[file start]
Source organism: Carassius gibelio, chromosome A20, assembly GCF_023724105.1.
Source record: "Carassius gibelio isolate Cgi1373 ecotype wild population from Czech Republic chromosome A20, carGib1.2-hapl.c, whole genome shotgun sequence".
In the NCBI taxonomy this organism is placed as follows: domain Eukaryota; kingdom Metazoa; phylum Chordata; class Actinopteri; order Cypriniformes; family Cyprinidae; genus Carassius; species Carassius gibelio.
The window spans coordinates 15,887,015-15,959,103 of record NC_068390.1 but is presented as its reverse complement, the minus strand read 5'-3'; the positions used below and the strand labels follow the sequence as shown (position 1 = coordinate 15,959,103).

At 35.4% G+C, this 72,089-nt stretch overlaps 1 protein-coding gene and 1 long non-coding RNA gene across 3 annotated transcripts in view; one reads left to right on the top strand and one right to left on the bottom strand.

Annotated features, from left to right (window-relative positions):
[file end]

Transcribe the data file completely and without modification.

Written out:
Source organism: Carassius gibelio, chromosome A20, assembly GCF_023724105.1.
Source record: "Carassius gibelio isolate Cgi1373 ecotype wild population from Czech Republic chromosome A20, carGib1.2-hapl.c, whole genome shotgun sequence".
In the NCBI taxonomy this organism is placed as follows: domain Eukaryota; kingdom Metazoa; phylum Chordata; class Actinopteri; order Cypriniformes; family Cyprinidae; genus Carassius; species Carassius gibelio.
The window spans coordinates 15,887,015-15,959,103 of record NC_068390.1 but is presented as its reverse complement, the minus strand read 5'-3'; the positions used below and the strand labels follow the sequence as shown (position 1 = coordinate 15,959,103).

At 35.4% G+C, this 72,089-nt stretch overlaps 1 protein-coding gene and 1 long non-coding RNA gene across 3 annotated transcripts in view; one reads left to right on the top strand and one right to left on the bottom strand.

Annotated features, from left to right (window-relative positions):